Unlike on the Bitcoin main network, where conclusively establishing an order to the transactions is effectively impossible (the ‘clock problem’ from earlier), with two people this isn’t as hard. So our solution should work most of the time. But can anybody spot one big problem? The problem is that you have to be online all the time in order to guard against being cheated. Otherwise, your trading partner would wait until you’re offline for any reason, then quickly post an illegitimate balance and steal your money while you’re not looking. Some people, by the nature of where their lightning node is located, may be online 99% or more of the time. But that’s not something we can count on for everybody. So, as is, this isn’t very safe system design.

How about we incentivize other people to keep watch for us? Paying for someone to professionally keep watch for fraudulent transactions sounds like something I’d be willing to pay for, as a Lightning user! You can imagine a digital node called a “Watchtower” (which is what they’re called on the Lightning Network) whose job is solely to monitor all balances that are getting cleared on the main Blockchain for any signs of misbehaviour. If they ever catch something, have them be authorized to execute the penalty transaction on behalf of the injured party, sending them the BTC balance while keeping some percentage as a bounty fee. (Alternately, you could have a bounty-less business model by simply paying for watchfulness-as-a-service. Plenty of ways to pay for this.)

The challenge, though, is how do we do this in a way that doesn’t a) massively slow everything back down to the speed of the regular blockchain, by having every transaction get checked by others ever time, and also b) reveal the contents of your Lightning Channels, which are private? The answer lies in our serial numbers. If I am a Lightning Network user, I can subscribe to a Watchtower service and then, every time I make a transaction in my private channel, send the Watchtower a copy of the serial number for safekeeping. This way, the Watchtower has a way of knowing whether a transaction is up-to-date or not without knowing what the transactions actually say. Their job becomes a lot more straightforward: scan the serial number of every Lightning settlement on the main Bitcoin network, and look for any that match serial numbers in your archive which aren’t the most up-to-date serial number for that channel. Each serial number isn’t very big: it’s tweet-sized, so storing hundreds of millions or billions of them is totally achievable even for a small operation. From time to time, you can also clear out old serial numbers — whenever a lightning channel gets closed successfully, you can flush out all of its old serial numbers and delete them. Furthermore, this is a great way of making decentralized security scalable: not every Watchtower needs to watch every transaction, or every node!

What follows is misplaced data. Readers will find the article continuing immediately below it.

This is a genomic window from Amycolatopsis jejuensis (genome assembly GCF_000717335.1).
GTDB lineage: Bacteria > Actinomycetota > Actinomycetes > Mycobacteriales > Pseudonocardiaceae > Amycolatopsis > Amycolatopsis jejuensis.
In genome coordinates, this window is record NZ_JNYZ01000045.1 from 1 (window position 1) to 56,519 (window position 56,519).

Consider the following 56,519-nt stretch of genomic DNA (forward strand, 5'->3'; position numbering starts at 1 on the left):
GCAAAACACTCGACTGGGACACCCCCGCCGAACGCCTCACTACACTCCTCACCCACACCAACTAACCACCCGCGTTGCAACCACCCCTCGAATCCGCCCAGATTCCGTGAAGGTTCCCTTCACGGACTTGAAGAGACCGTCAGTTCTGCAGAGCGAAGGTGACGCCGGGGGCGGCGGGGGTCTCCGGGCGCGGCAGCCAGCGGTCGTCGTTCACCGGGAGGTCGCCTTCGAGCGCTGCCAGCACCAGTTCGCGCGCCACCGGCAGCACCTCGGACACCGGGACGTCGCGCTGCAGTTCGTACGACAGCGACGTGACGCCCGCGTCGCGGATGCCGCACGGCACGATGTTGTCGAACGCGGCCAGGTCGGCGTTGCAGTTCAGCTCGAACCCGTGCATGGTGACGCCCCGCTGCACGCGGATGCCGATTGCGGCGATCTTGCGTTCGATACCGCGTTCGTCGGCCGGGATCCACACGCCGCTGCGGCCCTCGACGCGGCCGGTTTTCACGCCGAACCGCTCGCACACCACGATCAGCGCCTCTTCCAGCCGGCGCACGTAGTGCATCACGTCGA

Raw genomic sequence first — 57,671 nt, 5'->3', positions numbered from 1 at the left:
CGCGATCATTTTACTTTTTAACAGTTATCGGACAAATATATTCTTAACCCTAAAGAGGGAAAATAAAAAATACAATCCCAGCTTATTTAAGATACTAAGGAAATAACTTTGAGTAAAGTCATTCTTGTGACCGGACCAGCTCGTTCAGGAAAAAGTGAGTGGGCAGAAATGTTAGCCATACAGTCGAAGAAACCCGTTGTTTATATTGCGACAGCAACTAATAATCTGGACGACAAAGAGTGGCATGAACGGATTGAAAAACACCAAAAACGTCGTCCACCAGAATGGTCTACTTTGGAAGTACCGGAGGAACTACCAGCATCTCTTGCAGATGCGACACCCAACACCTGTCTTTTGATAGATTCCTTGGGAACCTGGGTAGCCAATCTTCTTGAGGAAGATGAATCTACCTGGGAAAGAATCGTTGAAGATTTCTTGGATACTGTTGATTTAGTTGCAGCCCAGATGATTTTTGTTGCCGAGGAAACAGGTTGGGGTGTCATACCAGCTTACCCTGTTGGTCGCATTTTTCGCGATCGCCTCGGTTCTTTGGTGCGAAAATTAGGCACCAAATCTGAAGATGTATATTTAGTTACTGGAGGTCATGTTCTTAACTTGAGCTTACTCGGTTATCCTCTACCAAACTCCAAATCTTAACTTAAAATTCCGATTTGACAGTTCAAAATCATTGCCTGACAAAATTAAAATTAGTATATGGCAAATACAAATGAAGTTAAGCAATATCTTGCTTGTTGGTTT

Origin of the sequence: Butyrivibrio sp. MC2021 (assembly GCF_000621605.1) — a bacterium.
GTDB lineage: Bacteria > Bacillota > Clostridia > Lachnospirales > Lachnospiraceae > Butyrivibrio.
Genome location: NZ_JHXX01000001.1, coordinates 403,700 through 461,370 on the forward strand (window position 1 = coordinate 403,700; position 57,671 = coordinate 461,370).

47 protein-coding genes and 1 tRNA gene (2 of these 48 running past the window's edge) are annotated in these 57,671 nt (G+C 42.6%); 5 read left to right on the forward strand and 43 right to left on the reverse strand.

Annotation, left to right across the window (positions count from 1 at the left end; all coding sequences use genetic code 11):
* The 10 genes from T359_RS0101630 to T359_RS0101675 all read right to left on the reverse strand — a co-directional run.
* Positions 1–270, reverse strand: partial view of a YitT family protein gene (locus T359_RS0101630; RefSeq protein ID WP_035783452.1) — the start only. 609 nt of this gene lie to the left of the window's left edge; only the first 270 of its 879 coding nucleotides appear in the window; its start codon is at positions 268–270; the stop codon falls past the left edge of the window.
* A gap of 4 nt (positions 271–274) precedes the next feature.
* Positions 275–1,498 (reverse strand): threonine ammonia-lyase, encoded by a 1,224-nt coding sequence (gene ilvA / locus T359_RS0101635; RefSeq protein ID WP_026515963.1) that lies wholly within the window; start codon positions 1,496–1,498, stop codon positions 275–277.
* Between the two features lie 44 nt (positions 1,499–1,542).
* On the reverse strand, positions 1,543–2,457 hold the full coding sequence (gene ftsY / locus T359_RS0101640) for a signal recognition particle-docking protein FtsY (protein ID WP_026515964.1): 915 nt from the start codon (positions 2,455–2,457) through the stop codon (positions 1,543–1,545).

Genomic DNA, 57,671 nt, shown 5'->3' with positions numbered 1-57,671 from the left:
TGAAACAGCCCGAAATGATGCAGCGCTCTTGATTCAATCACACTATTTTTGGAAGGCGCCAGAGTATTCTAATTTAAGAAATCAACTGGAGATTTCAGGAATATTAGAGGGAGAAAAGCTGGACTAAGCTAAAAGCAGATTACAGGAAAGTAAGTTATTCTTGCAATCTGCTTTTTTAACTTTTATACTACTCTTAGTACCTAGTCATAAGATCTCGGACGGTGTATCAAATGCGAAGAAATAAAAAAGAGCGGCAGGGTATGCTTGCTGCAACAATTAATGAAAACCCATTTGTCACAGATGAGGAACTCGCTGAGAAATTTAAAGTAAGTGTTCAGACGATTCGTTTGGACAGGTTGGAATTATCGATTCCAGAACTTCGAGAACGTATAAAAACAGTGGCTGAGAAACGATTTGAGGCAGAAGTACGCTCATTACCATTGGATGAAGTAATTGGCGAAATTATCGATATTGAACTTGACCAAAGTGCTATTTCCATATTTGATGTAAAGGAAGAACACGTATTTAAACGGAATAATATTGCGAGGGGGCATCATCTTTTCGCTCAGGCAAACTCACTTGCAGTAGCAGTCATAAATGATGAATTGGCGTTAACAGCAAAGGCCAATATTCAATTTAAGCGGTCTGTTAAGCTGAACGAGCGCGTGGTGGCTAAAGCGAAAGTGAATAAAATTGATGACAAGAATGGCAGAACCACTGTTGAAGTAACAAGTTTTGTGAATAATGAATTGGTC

Ultimately, the Lightning Network deals with the problem of “time cheating” in a very different way from the main Bitcoin network. The main Bitcoin network does so in a way that makes old blocks and old balances irrelevant: anyone can attempt to broadcast old balances if they want to, but no one will care. This is a very robust way to solve the problem: don’t police it; make it irrelevant through system design. The Lightning Network doesn’t have that luxury — not without bringing Bitcoin’s expensive proof of work process to every channel, which would defeat the whole point of the process. So instead, we have to rely on something that’s less ironclad: relying on policing and watchfulness rather than system design is certainly less preferable, but that doesn’t mean it can’t work. The trick will be in making sure that damage can get contained, like in water compartments of a ship’s hull: if something goes wrong on one Channel for whatever reason, don’t let it affect others.

Next week, we’ll talk about how Lightning channels aren’t just for direct transactions — they can also get linked together into a mesh P2P network for payment routing.

In this week’s widely read discussion topic, (and one that’s topical with Lyft’s IPO taking place a few days ago) Jatin Sridhar wrote a quick note about the brutal math of stock options, and why an exit has to be really, really big for startup employees to see a meaningful difference in their lives:

Working for a startup makes increasingly less sense | Jatin Shridhar

Hackers News thread on Working for a startup makes increasingly less sense

As you might imagine, the crux of the problem (and of the misunderstanding between employees’ expectations and the realities of their option cash value) lies not in what is a “fair” percentage of ownership, but rather the problem of dilution. Startups these days are hungry beasts. They consume a lot of venture capital, with today’s environment being such a winner-take-all environment where funds like Softbank (and even your regular mid to late stage VC funds) are more than happy to shower these businesses with as much money as it takes to with. The people who lose out? Unquestionably employees, as their options get diluted down to almost nothing. In this particular case, the scenario described was an employee who joined a startup as the 10th engineer; upon reaching a $200 million acquisition, the employee’s options netted out to around $15,000. Not exactly the life-changing amount of money you were hoping for, and certainly nowhere near enough to contribute to that real holy grail of startup winning: a down payment on a house in the Bay Area. Plenty of people were quick to blame the company for stiffing him on options, but the reality is that most of the time, the biggest difference maker isn’t the option package, it’s the dilution that comes afterwards. Hopefully more startup employees learn to navigate this math in the coming years.

Some big stories unfolding that influence our ability to monitor and protect our air: